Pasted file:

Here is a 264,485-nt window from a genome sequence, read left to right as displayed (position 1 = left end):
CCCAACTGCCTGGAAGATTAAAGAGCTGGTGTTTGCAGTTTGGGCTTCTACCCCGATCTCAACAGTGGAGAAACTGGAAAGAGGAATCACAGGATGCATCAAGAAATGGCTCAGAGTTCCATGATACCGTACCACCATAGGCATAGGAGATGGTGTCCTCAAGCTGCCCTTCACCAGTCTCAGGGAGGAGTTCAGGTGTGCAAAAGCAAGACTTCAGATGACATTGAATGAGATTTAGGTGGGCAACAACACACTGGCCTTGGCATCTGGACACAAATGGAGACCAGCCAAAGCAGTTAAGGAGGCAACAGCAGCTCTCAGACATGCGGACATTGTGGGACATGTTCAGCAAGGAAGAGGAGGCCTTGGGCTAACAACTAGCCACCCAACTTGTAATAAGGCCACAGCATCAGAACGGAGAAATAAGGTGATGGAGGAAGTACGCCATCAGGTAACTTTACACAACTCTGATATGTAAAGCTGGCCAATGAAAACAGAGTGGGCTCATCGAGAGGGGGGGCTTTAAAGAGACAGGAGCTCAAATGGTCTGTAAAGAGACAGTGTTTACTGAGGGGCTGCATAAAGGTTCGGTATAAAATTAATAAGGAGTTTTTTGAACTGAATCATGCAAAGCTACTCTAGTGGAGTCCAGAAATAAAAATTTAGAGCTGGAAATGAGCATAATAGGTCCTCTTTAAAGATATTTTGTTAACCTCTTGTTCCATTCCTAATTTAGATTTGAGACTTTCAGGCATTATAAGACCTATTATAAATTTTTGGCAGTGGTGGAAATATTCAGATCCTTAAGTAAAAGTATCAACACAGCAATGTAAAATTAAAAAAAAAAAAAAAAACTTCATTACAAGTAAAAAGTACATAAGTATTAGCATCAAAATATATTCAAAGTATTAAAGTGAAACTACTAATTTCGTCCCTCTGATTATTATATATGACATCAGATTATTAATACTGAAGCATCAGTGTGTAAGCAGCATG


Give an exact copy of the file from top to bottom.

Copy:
Here is a 264,485-nt window from a genome sequence, read left to right as displayed (position 1 = left end):
CCCAACTGCCTGGAAGATTAAAGAGCTGGTGTTTGCAGTTTGGGCTTCTACCCCGATCTCAACAGTGGAGAAACTGGAAAGAGGAATCACAGGATGCATCAAGAAATGGCTCAGAGTTCCATGATACCGTACCACCATAGGCATAGGAGATGGTGTCCTCAAGCTGCCCTTCACCAGTCTCAGGGAGGAGTTCAGGTGTGCAAAAGCAAGACTTCAGATGACATTGAATGAGATTTAGGTGGGCAACAACACACTGGCCTTGGCATCTGGACACAAATGGAGACCAGCCAAAGCAGTTAAGGAGGCAACAGCAGCTCTCAGACATGCGGACATTGTGGGACATGTTCAGCAAGGAAGAGGAGGCCTTGGGCTAACAACTAGCCACCCAACTTGTAATAAGGCCACAGCATCAGAACGGAGAAATAAGGTGATGGAGGAAGTACGCCATCAGGTAACTTTACACAACTCTGATATGTAAAGCTGGCCAATGAAAACAGAGTGGGCTCATCGAGAGGGGGGGCTTTAAAGAGACAGGAGCTCAAATGGTCTGTAAAGAGACAGTGTTTACTGAGGGGCTGCATAAAGGTTCGGTATAAAATTAATAAGGAGTTTTTTGAACTGAATCATGCAAAGCTACTCTAGTGGAGTCCAGAAATAAAAATTTAGAGCTGGAAATGAGCATAATAGGTCCTCTTTAAAGATATTTTGTTAACCTCTTGTTCCATTCCTAATTTAGATTTGAGACTTTCAGGCATTATAAGACCTATTATAAATTTTTGGCAGTGGTGGAAATATTCAGATCCTTAAGTAAAAGTATCAACACAGCAATGTAAAATTAAAAAAAAAAAAAAAAACTTCATTACAAGTAAAAAGTACATAAGTATTAGCATCAAAATATATTCAAAGTATTAAAGTGAAACTACTAATTTCGTCCCTCTGATTATTATATATGACATCAGATTATTAATACTGAAGCATCAGTGTGTAAGCAGCATG